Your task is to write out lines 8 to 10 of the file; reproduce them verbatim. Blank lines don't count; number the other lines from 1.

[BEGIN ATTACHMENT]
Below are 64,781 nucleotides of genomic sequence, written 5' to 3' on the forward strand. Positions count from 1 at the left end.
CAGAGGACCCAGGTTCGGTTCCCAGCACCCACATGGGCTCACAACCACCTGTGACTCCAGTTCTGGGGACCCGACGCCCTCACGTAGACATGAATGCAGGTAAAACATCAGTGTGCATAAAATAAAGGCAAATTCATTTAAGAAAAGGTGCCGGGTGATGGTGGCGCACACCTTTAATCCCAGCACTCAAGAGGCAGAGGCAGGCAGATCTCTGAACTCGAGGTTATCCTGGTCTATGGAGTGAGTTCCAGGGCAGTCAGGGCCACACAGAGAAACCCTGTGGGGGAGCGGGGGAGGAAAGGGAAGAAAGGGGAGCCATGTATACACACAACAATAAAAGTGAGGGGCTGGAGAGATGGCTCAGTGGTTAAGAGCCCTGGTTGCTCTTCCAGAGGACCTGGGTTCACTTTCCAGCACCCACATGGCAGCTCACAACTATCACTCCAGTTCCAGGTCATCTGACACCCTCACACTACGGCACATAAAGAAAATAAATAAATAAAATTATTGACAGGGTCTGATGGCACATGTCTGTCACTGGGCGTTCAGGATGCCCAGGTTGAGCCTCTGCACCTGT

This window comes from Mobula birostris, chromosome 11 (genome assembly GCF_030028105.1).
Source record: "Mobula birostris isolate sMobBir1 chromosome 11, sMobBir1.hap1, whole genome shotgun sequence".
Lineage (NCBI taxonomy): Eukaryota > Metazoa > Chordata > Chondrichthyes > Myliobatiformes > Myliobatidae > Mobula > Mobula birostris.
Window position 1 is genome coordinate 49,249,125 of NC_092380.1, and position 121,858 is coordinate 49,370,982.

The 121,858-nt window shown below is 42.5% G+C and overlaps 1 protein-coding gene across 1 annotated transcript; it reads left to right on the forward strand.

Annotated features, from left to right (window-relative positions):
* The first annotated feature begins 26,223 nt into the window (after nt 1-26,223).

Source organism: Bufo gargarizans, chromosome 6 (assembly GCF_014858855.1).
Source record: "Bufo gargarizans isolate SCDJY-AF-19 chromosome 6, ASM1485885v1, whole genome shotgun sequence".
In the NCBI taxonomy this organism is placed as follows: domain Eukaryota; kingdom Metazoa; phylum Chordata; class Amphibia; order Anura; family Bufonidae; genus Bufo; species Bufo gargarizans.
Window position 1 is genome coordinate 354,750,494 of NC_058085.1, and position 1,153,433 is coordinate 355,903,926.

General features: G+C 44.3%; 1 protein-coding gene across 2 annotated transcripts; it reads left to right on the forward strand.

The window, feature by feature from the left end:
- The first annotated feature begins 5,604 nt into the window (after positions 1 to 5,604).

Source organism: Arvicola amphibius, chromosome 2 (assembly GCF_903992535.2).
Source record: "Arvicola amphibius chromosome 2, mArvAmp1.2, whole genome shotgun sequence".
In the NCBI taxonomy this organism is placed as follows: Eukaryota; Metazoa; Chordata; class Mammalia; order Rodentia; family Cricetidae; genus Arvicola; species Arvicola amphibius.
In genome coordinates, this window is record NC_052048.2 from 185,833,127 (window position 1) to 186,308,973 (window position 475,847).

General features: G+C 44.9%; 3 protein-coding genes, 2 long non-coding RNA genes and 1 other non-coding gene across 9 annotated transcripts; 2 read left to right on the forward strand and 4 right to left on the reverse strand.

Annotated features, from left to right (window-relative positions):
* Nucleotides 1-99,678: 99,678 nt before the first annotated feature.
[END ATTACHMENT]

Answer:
Annotated features, from left to right (window-relative positions):
* The first annotated feature begins 26,223 nt into the window (after nt 1-26,223).

Source organism: Bufo gargarizans, chromosome 6 (assembly GCF_014858855.1).